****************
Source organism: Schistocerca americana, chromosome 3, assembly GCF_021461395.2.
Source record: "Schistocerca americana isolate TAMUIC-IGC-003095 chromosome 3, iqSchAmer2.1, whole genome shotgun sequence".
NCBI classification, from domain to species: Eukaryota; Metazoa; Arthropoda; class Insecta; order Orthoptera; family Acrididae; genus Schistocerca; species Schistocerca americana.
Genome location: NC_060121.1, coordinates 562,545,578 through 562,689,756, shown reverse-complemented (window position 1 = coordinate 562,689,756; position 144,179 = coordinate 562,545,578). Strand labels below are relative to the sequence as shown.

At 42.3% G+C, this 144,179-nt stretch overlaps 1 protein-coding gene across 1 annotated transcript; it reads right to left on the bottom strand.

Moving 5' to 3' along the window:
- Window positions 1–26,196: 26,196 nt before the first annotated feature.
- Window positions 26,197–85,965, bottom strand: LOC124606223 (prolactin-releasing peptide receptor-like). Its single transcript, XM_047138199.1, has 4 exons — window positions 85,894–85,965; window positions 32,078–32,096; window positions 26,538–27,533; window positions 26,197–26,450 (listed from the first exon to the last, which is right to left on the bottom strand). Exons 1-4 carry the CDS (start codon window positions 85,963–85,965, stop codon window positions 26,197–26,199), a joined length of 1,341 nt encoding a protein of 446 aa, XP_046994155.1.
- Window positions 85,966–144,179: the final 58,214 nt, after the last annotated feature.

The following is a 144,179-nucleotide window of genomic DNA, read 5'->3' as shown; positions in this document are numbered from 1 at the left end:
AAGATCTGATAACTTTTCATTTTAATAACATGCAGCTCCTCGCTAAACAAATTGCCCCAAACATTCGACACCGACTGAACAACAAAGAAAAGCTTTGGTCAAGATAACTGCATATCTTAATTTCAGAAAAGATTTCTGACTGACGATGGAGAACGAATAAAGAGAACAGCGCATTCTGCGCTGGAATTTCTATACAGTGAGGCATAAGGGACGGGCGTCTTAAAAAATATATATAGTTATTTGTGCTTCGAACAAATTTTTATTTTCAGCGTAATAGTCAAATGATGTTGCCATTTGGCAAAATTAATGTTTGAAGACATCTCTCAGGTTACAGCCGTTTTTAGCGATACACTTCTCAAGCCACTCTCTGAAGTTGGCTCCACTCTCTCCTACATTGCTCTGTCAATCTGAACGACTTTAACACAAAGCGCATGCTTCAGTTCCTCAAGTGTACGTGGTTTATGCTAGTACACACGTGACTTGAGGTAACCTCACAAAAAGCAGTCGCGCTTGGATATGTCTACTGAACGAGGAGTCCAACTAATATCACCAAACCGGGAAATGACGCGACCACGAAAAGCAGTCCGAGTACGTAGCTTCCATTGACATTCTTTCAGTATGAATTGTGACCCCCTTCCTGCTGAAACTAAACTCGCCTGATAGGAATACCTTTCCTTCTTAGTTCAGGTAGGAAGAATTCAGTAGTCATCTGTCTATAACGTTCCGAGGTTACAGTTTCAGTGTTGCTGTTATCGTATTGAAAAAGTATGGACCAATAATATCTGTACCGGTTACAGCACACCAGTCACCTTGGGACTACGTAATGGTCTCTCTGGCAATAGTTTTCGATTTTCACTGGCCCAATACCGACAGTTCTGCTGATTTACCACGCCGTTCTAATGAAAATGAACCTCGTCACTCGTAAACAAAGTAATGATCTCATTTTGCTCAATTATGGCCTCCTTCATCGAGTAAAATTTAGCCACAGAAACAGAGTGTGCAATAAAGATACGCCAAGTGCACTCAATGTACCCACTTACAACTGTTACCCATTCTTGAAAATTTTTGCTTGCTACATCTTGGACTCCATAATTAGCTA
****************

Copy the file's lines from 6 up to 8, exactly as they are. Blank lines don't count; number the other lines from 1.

Moving 5' to 3' along the window:
- Window positions 1–26,196: 26,196 nt before the first annotated feature.
- Window positions 26,197–85,965, bottom strand: LOC124606223 (prolactin-releasing peptide receptor-like). Its single transcript, XM_047138199.1, has 4 exons — window positions 85,894–85,965; window positions 32,078–32,096; window positions 26,538–27,533; window positions 26,197–26,450 (listed from the first exon to the last, which is right to left on the bottom strand). Exons 1-4 carry the CDS (start codon window positions 85,963–85,965, stop codon window positions 26,197–26,199), a joined length of 1,341 nt encoding a protein of 446 aa, XP_046994155.1.